Can same-sex couples participate in the green card lottery?

Since the U.S. Supreme Court case of United States v. Windsor (2013), the USCIS treats any immigration application, including the applications of green card lottery winners and their husbands, wives, children, or unmarried sons or daughters less than age 21, exactly the same as immigration applications by individuals married to someone of the opposite sex. Even though same-sex couples can participate in the green card lottery, they must meet the same conditions that apply to opposite-sex couples. The condition that is likely most challenging for same-sex couples is that they must be “spouses,” legally married in a place that allows same-sex marriages.

The U.S. established the Diversity Immigrant Visa Lottery program in 1990 to entice immigrants from places other than the most common home countries of U.S. immigrants. Through a lottery, the program awards up to 55,000 green cards annually.

In Windsor, the U.S. Supreme Court found unconstitutional Section 3 of The Defense of Marriage Act (DOMA). Through DOMA, the U.S. denied some federal benefits, including immigration benefits, to same-sex husbands and wives and their children. The Windsor Court held that blanket denial of same-sex couples’ benefits violates equal protection of the laws. The fundamental right to equal protection of the laws is expressly recognized in at least two sections of the U.S. Constitution’s Bill of Rights. The U.S. government cannot apply laws unequally without a legitimate government interest, and the Windsor court held there is no legitimate government interest in making a married couples’ sexual orientation the basis for denying rights.

For any couple to participate in the green card lottery, either the husband or wife must be a native of a country from which the U.S. has admitted less than 50,000 immigrants during the past five years. Also, the husband, wife and children must have been listed on the initial green card lottery application. Most importantly for same-sex couples, they must, like same-sex couples, be husbands or wives whose marriage is documented by a marriage certificate. The following is a list, from, of countries that allow same-sex marriage to date:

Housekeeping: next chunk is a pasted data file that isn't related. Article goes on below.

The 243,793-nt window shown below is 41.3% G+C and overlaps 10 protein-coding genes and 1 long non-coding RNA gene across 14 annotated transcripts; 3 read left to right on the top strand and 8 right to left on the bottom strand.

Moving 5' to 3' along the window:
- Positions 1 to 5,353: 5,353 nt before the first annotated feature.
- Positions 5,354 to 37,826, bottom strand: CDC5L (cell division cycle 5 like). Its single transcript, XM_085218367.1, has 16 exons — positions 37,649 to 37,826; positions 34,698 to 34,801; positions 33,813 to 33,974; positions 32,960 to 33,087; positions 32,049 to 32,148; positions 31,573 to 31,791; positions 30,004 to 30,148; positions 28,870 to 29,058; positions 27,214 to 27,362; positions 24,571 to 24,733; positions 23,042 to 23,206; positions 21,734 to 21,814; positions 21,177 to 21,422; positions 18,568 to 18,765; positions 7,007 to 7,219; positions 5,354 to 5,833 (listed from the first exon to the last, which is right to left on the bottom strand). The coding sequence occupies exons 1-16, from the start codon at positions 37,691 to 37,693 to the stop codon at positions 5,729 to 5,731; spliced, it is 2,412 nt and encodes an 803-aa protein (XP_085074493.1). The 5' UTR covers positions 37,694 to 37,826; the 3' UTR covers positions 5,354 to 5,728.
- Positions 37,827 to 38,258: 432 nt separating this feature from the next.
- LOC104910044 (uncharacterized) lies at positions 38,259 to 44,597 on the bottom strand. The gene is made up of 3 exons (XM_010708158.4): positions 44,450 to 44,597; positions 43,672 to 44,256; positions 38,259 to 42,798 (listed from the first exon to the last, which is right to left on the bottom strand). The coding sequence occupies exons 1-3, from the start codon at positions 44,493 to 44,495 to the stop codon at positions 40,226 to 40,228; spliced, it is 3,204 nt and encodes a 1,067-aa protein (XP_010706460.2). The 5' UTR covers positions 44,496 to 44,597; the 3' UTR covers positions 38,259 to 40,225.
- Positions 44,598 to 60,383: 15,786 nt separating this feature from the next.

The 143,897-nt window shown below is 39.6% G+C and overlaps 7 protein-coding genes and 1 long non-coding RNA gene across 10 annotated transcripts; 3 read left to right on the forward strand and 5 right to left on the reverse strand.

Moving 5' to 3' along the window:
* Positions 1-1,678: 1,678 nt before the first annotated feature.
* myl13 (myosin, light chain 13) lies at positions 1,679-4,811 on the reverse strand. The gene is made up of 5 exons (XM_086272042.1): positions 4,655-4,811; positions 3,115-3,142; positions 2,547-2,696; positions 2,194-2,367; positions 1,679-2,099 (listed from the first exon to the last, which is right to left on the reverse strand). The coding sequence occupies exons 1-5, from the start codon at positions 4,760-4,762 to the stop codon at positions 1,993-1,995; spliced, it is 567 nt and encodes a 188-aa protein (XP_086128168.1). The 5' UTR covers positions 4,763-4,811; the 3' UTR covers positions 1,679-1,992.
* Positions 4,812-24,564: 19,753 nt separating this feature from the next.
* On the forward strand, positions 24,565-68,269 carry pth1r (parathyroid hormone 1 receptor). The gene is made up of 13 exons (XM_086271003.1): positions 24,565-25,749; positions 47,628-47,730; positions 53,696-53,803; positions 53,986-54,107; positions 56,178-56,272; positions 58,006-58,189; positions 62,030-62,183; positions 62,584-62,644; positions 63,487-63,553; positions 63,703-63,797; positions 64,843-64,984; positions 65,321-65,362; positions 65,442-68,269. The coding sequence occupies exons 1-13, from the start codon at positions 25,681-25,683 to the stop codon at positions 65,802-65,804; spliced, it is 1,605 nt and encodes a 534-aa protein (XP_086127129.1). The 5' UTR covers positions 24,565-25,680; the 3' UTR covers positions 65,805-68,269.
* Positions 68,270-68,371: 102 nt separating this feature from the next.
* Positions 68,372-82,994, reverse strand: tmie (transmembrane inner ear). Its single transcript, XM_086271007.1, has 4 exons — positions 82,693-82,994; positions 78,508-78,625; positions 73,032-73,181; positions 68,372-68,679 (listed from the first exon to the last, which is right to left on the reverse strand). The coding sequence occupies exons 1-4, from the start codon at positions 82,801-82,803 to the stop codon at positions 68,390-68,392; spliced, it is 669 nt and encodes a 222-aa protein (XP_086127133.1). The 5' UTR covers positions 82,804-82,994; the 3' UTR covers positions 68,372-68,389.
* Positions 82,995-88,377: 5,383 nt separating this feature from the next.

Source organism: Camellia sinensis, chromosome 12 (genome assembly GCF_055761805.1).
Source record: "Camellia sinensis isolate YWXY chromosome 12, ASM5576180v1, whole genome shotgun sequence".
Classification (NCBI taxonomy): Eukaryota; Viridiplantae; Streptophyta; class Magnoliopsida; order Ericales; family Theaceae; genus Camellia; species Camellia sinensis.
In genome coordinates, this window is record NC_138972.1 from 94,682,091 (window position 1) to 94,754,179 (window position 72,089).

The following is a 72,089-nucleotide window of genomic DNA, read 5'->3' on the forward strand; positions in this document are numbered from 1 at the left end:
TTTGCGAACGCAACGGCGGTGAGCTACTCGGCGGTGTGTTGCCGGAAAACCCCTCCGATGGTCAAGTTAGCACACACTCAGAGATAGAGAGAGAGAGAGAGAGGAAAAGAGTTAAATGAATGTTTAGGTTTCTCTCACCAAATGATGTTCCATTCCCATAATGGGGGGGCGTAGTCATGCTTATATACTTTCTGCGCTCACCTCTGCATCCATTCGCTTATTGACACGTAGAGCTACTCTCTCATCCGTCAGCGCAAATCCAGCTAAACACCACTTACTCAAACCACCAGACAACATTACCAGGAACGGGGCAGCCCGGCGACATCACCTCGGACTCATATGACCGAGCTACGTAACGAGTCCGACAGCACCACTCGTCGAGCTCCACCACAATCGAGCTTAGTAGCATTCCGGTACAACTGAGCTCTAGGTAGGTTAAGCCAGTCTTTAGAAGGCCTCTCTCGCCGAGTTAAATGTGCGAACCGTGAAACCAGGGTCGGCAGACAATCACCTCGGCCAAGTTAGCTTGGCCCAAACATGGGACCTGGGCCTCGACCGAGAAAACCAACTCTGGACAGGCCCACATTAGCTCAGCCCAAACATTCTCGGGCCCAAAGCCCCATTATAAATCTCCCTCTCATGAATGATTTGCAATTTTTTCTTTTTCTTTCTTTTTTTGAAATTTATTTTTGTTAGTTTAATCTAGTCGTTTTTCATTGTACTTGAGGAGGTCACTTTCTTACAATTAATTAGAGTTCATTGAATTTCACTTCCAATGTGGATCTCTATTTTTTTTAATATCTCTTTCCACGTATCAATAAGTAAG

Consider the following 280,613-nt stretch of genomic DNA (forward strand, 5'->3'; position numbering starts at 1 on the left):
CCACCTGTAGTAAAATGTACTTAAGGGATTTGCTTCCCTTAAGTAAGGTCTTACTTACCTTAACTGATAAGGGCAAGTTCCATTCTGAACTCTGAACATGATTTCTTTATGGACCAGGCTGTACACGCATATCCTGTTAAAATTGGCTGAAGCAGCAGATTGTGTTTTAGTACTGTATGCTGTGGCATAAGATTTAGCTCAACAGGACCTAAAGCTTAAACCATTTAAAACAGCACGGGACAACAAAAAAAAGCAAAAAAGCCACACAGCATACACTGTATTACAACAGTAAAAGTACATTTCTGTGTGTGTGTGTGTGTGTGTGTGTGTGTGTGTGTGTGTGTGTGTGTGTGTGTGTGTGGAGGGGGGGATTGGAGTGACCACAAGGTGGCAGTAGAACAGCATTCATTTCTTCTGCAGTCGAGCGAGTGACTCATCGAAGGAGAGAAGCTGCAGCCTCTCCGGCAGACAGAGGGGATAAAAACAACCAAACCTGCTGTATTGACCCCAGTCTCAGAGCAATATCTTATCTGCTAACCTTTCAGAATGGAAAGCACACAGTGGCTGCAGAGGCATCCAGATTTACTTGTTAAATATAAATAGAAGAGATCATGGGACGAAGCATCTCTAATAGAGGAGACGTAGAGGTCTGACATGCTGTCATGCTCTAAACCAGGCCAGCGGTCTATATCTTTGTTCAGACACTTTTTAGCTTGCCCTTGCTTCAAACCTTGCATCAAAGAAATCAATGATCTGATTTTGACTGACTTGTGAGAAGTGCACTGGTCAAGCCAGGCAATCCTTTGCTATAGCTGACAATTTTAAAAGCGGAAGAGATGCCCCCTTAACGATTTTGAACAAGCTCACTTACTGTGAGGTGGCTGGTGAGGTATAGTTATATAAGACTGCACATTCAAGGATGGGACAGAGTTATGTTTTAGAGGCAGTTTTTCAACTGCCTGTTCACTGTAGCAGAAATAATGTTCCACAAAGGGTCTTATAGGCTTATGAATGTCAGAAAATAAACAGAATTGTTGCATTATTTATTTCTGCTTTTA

Argentina Belgium Brazil Canada
Denmark England France Iceland
Luxembourg Mexico (some states) New Zealand Norway
Portugal Scotland Spain South Africa
Sweden The Netherlands The United States (some states) Uruguay

Presently, about half of all green card lottery winners hail from African countries. Africans won 47,879 green cards in 2009. The second largest group of winners in 2009 was from Asian countries, and the third largest group was from Europe. Since most green card lottery winners are presently from Africa and Asia and the countries on these continents don’t allow same-sex marriage, the majority of lottery applicants who are in same-sex couples would have to receive their marriage certificate elswhere before they would be eligible to immigrate together through the green card lottery, which allows both same and opposite-sex couples to participate with proof of a marriage certificate.

It’s important for all green card lottery applicants to remember that listing all family members on your application is required. Listing all members doesn’t mean they will have to actually apply for a visa or travel to the U.S. But if you don’t list a family member on your green card lottery entry and you later list them on your visa application, you’ll be disqualified from the lottery and none of you will be eligible for a visa. It’s also worth noting that winning the lottery does not alone guarantee the ability to immigrate to the U.S. Like all immigration applicants, green card lottery winners must apply for a visa and pass visa interviews. And like all visa holders, you must pass security checks at your point of entry.